A cloud of smoke welcomes me to an art bookshop in Bologna. Shelves and shelves crammed with books. No fiction. No school books. The smoke reminds me of the time spent around books. Of bookfairs. Where you used to find ashtrays in every corner. Of the meetings between booksellers and publishers, all having a cigarette in their mouth. As if words should necessarily pass through tiny teeth yellowed by tobacco. Books and tobacco. Maybe it has something to do with the act of quietly breathing smoke in and out. And ideas. Beyond the smoke two lively eyes are wondering who I am and what I want. Fabio Paltrinieri. The bookseller and owner of the art bookshop IL LEONARDO. He smokes MS cigarettes. He looks at me from behind the table. He has been working as a bookseller since he was about 30 – “after having pretended to study architecture in Florence for 10 years” he says. In the 70s he came back to Bologna and matriculated at the new faculty of DAMS, to stay close to his family in Finale Emilia. To earn his living, he looked for a job at music shops and bookshops, two things he loved. He was employed by Nanni, one of the first remainders in Italy, where Carmine, a true institution, taught him everything about books, especially art books. He shows me the picture of Carmine that he keeps safe on his desk. In front of him. He never managed to attend DAMS but after 12 years working at Nanni’s, he opened his own small bookshop in via Porta Nuova, specialising in art, cinema and music, which was soon entirely consecrated to art. He worked there for ten years before moving to his present-day shop in via Guerrazzi. He smiles and remembers the great art historian Federico Zeri, who – when he learnt Fabio was moving to a bigger shop – told him “It’s not size that matters, but the brain of the people inside” and mentioned St George’s bookshop in London which – small as it was – “had served half the world.”
Paltrinieri is alone in the bookshop. He used to have an assistant but he had to cut the expenses because of the crisis. Libraries and faculty departments have run out of funds. They used to buy books in the past, but nowadays they don’t do it anymore or they buy them directly from the publishers.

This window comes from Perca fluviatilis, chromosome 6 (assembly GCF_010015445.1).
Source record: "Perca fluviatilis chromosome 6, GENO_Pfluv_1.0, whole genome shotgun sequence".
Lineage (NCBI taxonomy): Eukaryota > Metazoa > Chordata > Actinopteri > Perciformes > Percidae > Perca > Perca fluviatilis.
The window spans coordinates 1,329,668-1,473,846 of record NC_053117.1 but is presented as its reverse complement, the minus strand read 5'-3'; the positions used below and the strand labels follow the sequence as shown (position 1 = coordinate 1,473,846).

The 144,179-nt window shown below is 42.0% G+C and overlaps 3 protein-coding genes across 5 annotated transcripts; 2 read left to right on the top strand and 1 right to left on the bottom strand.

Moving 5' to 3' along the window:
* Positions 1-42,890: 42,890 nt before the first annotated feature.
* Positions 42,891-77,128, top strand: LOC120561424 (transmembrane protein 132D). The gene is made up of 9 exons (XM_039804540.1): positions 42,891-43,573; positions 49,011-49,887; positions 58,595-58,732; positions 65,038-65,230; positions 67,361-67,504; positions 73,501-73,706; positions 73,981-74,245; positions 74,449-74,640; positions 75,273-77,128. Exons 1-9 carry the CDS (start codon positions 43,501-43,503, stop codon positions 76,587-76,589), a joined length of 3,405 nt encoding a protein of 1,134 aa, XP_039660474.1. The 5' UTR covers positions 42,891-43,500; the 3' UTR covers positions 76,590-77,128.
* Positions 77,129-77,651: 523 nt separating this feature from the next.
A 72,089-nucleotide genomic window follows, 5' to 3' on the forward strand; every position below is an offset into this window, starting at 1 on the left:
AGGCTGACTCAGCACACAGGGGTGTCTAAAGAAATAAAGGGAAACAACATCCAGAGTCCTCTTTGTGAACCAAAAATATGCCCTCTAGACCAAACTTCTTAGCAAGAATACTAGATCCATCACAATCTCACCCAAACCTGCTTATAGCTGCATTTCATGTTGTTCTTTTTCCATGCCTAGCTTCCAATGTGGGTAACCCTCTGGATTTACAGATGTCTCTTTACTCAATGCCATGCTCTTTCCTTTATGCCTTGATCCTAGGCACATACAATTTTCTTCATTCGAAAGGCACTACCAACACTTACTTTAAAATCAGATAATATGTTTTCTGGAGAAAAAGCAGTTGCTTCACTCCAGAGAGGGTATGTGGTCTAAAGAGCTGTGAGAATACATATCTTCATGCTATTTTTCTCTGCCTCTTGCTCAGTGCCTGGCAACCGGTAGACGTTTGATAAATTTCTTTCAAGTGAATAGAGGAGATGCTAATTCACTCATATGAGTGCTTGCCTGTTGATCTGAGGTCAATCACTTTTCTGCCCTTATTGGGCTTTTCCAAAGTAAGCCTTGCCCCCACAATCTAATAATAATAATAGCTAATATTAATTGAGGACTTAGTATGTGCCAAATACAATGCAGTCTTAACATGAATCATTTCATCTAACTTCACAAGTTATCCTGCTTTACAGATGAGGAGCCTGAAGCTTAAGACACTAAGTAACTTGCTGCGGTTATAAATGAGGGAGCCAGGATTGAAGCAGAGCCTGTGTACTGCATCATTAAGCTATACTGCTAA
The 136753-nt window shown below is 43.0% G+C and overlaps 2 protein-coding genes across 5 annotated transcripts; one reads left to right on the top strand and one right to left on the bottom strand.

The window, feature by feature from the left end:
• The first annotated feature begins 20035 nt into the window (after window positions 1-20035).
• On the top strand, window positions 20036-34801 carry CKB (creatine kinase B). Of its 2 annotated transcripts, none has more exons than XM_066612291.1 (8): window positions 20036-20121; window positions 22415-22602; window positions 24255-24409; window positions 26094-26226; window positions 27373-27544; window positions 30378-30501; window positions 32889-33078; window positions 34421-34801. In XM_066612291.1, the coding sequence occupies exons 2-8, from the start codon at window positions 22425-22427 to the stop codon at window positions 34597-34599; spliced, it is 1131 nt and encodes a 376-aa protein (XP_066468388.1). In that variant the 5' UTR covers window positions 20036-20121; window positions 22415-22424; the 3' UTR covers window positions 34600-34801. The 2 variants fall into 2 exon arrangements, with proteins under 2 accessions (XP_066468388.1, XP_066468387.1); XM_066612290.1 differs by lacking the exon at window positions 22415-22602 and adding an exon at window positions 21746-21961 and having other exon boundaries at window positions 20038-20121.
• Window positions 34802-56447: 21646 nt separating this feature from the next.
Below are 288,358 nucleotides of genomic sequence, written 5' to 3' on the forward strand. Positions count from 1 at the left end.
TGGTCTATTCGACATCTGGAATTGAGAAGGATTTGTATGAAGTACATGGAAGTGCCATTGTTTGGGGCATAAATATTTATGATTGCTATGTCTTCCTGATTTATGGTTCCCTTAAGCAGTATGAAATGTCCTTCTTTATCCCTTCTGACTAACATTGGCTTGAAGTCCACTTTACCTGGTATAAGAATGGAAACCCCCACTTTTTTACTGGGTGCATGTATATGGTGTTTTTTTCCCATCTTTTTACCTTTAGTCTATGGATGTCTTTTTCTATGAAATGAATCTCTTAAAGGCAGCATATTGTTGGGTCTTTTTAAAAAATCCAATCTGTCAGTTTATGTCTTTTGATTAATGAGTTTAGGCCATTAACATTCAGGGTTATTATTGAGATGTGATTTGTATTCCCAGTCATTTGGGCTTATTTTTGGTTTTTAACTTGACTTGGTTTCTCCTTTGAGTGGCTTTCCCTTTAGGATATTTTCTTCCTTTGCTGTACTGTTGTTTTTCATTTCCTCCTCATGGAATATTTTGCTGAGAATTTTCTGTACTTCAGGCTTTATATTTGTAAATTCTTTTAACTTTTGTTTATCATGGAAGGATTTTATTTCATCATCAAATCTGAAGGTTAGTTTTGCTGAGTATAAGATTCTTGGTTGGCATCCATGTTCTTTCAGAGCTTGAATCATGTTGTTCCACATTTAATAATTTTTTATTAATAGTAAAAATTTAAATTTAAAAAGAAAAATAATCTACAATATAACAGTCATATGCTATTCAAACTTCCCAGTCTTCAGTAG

This is why our bookseller had to learn how to use computers and e-mails… “Since I want to die here, I want to keep the bookshop open as long as possible. In the meantime I have learnt to do everything. Needs made me sharp and pragmatic.” He has always been sharp, I believe. Conversation with him is charming. Time goes by among the memories of his bookshop, like eyes browsing the pages of a book.
A young man comes in, maybe a professor. He asks for a book. Paltrinieri knows exactly where to find it and shows him without even getting up from his chair. The man leafs through the book. He shuts it. He puts it near the cash till. But he wants something more. He is looking for information and looks trustful at his bookseller. He knows he is going to tell him exactly what editions he needs. They exist. He can get them. Where that work is. And if it is represented in the catalogue he is submitting. He has customers from every part of the world. Professors to whom he writes e-mails to keep them updated about a given issue of their interest. Always a rather specialist interest. “There is a professor in Japan” he tells me “specializing in 17th Century Art in Bologna” he looks at me attentively and takes the opportunity for brushing me up on that art period. The customer is still motionless near the cash till. He says he wants to pay for the book and takes the opportunity to have a chat. He needs to discuss his passion with somebody. To be understood. He needs some information about how and where he should go to find his love. And our bookseller pleases him. Serious.
We make a small tour. We see other things. He opens drawers. And I ask him to whom he is going to leave the bookshop in the future. He smiles. He always smiles. “To nobody. I already told you I want to die here.” He points at a place in the room and goes on “I will put a bed right here and lock myself inside.” I will come back and visit him. To see him arrive on his bicycle. I will ask him if I can sit down and have a morning coffee with him.
“I get dressed very quickly each morning, I take my bike and have a coffee right beside here.”
Looking at his bookshop. I think.